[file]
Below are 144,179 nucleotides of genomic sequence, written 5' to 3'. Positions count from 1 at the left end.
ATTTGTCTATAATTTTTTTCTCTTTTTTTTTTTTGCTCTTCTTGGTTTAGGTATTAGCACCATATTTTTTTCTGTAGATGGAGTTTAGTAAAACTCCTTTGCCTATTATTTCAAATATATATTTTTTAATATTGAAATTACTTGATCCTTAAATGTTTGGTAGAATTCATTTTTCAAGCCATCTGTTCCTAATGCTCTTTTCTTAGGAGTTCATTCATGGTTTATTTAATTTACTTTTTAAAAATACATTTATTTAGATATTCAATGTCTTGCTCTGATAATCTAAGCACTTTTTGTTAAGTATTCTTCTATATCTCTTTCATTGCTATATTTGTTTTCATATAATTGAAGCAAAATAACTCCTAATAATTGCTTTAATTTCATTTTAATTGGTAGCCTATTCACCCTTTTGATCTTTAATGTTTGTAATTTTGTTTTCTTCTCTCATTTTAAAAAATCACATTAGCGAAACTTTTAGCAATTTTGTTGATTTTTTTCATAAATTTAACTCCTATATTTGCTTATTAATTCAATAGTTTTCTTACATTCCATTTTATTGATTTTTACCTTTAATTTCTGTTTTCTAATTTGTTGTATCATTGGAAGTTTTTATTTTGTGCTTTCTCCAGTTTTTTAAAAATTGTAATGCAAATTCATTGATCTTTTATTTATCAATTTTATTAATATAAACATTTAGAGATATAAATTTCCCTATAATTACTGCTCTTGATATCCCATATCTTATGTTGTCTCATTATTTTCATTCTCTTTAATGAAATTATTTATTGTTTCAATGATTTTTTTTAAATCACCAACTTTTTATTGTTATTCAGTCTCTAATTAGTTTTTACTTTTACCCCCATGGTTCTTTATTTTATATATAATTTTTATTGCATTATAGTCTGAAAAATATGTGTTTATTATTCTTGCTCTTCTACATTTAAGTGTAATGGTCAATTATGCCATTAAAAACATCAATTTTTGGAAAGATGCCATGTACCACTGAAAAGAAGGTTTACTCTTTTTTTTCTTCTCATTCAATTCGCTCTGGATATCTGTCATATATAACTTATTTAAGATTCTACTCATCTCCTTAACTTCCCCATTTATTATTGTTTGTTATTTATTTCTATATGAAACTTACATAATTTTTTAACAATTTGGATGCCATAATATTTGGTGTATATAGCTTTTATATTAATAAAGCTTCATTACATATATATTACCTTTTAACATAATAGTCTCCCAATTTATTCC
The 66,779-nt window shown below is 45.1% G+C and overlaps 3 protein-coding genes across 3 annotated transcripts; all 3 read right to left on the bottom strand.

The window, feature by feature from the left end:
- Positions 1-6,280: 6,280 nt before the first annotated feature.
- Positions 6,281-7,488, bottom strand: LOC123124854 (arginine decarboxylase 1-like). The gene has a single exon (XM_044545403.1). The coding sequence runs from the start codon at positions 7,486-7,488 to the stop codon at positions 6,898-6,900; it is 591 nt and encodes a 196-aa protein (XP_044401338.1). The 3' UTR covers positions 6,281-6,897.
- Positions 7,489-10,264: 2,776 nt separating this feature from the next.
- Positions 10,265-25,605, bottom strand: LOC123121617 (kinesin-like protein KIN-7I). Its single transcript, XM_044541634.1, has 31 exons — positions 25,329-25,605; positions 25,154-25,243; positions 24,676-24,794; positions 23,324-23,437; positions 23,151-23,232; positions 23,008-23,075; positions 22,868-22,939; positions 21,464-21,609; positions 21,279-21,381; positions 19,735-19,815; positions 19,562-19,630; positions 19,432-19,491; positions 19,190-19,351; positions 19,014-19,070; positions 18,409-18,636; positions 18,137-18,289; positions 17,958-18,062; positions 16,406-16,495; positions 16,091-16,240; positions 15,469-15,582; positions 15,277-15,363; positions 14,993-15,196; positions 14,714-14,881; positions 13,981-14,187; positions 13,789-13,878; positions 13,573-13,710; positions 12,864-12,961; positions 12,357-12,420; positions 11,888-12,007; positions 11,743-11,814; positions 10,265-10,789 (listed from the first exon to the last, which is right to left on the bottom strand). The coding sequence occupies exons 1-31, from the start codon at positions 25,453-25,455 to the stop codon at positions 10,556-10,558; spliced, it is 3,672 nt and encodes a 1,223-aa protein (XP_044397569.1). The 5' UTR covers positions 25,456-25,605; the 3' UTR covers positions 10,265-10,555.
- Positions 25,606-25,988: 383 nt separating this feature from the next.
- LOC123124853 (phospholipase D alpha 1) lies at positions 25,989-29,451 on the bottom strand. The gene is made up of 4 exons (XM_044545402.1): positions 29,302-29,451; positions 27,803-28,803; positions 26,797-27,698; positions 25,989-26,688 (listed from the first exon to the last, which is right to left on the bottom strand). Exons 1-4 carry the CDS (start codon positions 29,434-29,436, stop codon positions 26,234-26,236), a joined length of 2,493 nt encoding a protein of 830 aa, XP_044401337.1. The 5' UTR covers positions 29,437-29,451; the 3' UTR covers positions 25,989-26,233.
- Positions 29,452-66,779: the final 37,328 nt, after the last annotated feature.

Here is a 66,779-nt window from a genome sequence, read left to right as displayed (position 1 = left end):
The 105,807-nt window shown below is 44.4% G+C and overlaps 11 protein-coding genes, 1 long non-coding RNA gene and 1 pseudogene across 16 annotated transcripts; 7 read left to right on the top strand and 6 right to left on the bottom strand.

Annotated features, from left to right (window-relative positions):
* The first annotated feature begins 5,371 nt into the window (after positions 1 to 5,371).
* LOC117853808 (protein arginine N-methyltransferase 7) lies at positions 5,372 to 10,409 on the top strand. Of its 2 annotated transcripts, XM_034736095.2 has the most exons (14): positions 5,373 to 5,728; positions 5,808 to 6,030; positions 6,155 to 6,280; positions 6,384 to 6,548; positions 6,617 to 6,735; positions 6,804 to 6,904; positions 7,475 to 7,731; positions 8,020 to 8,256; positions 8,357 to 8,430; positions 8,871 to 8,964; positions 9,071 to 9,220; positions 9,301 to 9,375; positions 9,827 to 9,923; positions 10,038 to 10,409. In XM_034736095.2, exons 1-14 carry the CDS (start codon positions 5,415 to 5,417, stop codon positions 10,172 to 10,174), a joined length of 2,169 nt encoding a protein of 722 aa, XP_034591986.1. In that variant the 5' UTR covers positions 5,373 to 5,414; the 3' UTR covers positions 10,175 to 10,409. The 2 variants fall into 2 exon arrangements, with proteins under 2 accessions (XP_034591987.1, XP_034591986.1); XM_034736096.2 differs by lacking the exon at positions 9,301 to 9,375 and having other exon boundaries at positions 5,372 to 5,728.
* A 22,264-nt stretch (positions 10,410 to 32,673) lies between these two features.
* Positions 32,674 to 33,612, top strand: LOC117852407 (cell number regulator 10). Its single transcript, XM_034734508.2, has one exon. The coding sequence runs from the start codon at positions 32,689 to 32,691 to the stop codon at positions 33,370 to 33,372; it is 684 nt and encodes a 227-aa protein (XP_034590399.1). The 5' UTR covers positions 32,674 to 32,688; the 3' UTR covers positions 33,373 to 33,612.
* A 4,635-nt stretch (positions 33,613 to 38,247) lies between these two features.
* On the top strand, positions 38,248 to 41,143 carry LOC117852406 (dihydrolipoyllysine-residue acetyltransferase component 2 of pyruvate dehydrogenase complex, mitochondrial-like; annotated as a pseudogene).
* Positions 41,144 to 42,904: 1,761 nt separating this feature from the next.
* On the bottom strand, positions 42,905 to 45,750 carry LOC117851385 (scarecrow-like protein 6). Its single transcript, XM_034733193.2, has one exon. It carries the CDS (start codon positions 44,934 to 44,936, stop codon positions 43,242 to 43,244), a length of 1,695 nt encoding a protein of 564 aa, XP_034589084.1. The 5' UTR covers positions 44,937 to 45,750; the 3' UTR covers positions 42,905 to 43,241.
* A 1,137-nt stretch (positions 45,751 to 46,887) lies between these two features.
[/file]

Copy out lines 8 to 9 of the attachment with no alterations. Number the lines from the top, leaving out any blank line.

- Positions 10,265-25,605, bottom strand: LOC123121617 (kinesin-like protein KIN-7I). Its single transcript, XM_044541634.1, has 31 exons — positions 25,329-25,605; positions 25,154-25,243; positions 24,676-24,794; positions 23,324-23,437; positions 23,151-23,232; positions 23,008-23,075; positions 22,868-22,939; positions 21,464-21,609; positions 21,279-21,381; positions 19,735-19,815; positions 19,562-19,630; positions 19,432-19,491; positions 19,190-19,351; positions 19,014-19,070; positions 18,409-18,636; positions 18,137-18,289; positions 17,958-18,062; positions 16,406-16,495; positions 16,091-16,240; positions 15,469-15,582; positions 15,277-15,363; positions 14,993-15,196; positions 14,714-14,881; positions 13,981-14,187; positions 13,789-13,878; positions 13,573-13,710; positions 12,864-12,961; positions 12,357-12,420; positions 11,888-12,007; positions 11,743-11,814; positions 10,265-10,789 (listed from the first exon to the last, which is right to left on the bottom strand). The coding sequence occupies exons 1-31, from the start codon at positions 25,453-25,455 to the stop codon at positions 10,556-10,558; spliced, it is 3,672 nt and encodes a 1,223-aa protein (XP_044397569.1). The 5' UTR covers positions 25,456-25,605; the 3' UTR covers positions 10,265-10,555.
- Positions 25,606-25,988: 383 nt separating this feature from the next.